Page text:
In the weeks before the writers' strike shut down TV production, television execs were patting themselves on the back and boasting that, unlike the movies where a woman over 30 is considered long in the tooth, several TV series were giving older actresses a place to show off their talent. But, out of the women they were talking about—Glenn Close (a ball-busting lawyer on FX's "Damages"), Mary Louise Parker (a middle-class drug dealer on Showtime's "Weeds") Holly Hunter (a dysfunctional cop on TNT's "Saving Grace"), Kyra Sedgwick (a quixotic cop on TNT's "The Closer"), and Vanessa Williams (a narcissistic fashion editor on ABC's "Ugly Betty")—only Close is currently eligible for an AARP card.
Theater is different. One of the reasons I love it is that women of all ages (and sizes, shapes and ethnicities) can—and do—strut their stuff on its stages. Right now, Debra Monk and Karen Ziemba are kicking up their heels in Curtains. Sinéad Cusack is giving two kick-ass performances in Rock 'n' Roll. Phylicia Rashad, who has only come into her own in the past decade even winning the Tony in 2004, is in previews in Cymbeline. And, of course, the whole premise of Mamma Mia! pivots around a boomer-age mom and her pals.
I thought about all of this after watching the hands-down best performance I've seen this year: Elizabeth Franz in Julia Cho's The Piano Teacher. Although some theatergoers will remember her as the original unctuous nun in Christopher Durang's Sister Mary Ignatius Explains It All for You and Franz first knocked me out in her Tony-winning performance as Linda Loman in the 1999 revival of Death of a Salesman, she isn't a big name. But she is a big talent. She's also 66.
And that's fitting because Cho's play tells the story of a retired and widowed piano teacher who, out of loneliness, tries to reconnect with some of her old students to find out why in one particular year so many of them stopped taking lessons. The two who show up—the very good Carmen M. Herlihy and the young and very promising John Boyd—bring with them unsettling answers that force the teacher to confront truths she has spent a lifetime trying to avoid.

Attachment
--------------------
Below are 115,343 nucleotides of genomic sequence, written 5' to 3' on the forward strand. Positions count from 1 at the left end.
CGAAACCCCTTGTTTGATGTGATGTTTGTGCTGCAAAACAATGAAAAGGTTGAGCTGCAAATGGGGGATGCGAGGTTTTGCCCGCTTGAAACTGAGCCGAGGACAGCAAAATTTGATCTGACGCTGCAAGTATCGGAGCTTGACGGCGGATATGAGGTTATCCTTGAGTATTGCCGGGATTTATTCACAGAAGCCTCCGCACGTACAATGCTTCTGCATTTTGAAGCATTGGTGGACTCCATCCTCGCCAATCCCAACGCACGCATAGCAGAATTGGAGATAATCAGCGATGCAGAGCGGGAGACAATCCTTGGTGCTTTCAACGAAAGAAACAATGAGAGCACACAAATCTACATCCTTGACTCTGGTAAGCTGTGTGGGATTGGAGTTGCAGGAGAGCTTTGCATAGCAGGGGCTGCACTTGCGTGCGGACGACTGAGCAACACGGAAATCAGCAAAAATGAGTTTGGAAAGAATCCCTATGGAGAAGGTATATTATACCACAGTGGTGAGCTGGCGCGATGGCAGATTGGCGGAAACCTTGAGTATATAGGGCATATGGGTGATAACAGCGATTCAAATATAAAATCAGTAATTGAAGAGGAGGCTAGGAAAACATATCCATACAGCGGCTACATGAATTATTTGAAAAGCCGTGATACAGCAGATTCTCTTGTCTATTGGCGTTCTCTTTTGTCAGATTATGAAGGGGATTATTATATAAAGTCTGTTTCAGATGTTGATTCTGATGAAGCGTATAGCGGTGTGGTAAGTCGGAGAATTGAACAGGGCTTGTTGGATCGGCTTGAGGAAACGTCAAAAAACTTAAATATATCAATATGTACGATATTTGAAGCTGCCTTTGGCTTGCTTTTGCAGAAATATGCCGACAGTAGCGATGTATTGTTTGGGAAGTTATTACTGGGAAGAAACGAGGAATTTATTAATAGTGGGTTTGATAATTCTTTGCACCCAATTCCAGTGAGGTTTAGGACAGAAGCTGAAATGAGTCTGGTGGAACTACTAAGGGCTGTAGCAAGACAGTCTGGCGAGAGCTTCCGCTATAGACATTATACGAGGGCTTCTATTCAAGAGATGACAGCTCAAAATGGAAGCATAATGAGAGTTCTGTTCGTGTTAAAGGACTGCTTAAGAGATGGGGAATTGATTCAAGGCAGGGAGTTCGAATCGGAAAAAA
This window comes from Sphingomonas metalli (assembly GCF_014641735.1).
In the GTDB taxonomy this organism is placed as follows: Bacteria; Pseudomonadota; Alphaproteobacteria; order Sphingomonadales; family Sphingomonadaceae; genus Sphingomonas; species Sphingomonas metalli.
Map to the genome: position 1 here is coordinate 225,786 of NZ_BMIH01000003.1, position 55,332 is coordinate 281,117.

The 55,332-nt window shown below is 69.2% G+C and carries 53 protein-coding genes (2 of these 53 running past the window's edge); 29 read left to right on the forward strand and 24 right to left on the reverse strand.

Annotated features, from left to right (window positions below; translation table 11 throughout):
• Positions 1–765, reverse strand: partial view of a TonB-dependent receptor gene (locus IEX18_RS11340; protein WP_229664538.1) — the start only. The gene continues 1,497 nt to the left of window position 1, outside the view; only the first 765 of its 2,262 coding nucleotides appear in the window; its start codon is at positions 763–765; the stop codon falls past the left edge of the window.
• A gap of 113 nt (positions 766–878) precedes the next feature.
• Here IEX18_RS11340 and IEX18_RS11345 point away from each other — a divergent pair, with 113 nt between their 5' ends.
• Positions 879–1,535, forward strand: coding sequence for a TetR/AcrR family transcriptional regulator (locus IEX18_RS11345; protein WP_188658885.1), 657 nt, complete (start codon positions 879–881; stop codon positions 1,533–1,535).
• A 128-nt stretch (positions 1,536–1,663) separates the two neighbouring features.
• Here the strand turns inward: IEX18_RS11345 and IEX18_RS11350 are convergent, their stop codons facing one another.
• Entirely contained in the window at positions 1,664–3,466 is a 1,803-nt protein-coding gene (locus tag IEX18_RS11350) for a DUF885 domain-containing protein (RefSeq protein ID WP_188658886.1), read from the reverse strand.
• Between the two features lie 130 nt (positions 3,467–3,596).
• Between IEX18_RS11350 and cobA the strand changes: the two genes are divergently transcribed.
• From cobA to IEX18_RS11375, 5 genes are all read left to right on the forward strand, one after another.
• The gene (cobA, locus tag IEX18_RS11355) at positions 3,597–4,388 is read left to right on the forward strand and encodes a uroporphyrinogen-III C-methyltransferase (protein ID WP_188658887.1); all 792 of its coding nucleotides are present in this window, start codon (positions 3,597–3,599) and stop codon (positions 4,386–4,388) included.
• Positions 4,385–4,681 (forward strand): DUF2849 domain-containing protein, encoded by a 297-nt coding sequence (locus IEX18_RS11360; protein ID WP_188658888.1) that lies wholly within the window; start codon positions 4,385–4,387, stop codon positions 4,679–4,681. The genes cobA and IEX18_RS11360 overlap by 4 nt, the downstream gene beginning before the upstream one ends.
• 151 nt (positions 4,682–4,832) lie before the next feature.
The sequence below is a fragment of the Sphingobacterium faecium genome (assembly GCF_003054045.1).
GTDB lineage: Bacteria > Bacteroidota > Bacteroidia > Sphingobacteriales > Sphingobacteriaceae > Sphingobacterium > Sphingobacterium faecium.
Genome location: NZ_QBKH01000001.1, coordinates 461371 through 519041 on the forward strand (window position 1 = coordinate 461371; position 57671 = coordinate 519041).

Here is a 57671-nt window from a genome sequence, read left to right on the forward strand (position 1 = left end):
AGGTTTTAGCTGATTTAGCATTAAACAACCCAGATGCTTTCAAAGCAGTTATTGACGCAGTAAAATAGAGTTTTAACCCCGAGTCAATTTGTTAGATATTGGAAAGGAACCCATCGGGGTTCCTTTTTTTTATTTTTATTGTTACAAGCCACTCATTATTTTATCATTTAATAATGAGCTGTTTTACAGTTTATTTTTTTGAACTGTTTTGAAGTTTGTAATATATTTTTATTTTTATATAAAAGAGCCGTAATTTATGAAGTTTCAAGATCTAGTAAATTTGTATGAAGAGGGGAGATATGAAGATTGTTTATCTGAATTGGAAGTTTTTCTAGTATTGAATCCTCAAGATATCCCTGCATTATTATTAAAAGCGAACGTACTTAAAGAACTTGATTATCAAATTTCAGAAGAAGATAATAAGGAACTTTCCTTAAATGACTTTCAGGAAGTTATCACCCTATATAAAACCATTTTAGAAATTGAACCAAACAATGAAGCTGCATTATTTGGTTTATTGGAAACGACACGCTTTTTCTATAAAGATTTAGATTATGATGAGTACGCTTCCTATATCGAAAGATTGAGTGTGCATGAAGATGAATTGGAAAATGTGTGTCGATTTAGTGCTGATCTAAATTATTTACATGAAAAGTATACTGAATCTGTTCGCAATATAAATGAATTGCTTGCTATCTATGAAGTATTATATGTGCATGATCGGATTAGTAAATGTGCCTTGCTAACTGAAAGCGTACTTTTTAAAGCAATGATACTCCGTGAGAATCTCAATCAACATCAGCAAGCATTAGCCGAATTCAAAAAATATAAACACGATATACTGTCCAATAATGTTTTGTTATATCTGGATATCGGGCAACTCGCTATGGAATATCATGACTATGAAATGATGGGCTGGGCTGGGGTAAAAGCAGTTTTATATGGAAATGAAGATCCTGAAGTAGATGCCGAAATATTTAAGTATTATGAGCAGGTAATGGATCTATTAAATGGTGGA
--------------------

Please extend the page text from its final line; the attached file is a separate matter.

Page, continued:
Director Kate Whoriskey hits every chord of tension in the piece, which runs just under 90 minutes. She is ably assisted by Derek McLane's cozy, yet slightly creepy, set; and Obadiah Eaves' subtlety unnerving sound design. But it is Franz who makes the show worth a trip down to the Vineyard Theatre on 15th Street, where the run has been extended until Dec. 23. Her Mrs. K, as the piano teacher is called, is a complete person and Franz makes you feel every emotion she experiences.
Many of those feelings are disturbing because the play is intentionally ambiguous, allowing the viewer to bring her or his own nightmares to its mysteries. Cho totters at times on this ambitious tightrope she has set for herself but she is a playwright to be watched and supported. A Korean-American, she includes Asian characters in all of her works and yet race and politics seldom take center stage but, rather, add undertones that accentuate the commonality of human experience. And at just 32, Cho has created a master role that older actresses will treasure for years to come (click here to read an interview in which she discusses the genesis of The Piano Teacher).
Cho isn't the only playwright who has recognized the inherent drama that can be mined from centering plays around such characters. Contemporary writers from Horton Foote to Tom Stoppard have created big, juicy roles for actresses who are mature enough to bring a lifetime’s worth of experience and skill to those parts.The jobs don't pay as well as playing cops and robbers or comic foils on TV but the pay off—for the actors and their audiences—is richer.
I just want to add "August: Osage County" to the list. Tracy Letts has written characters and dialogue that really speak to the lives of women today. It's truly remarkable.
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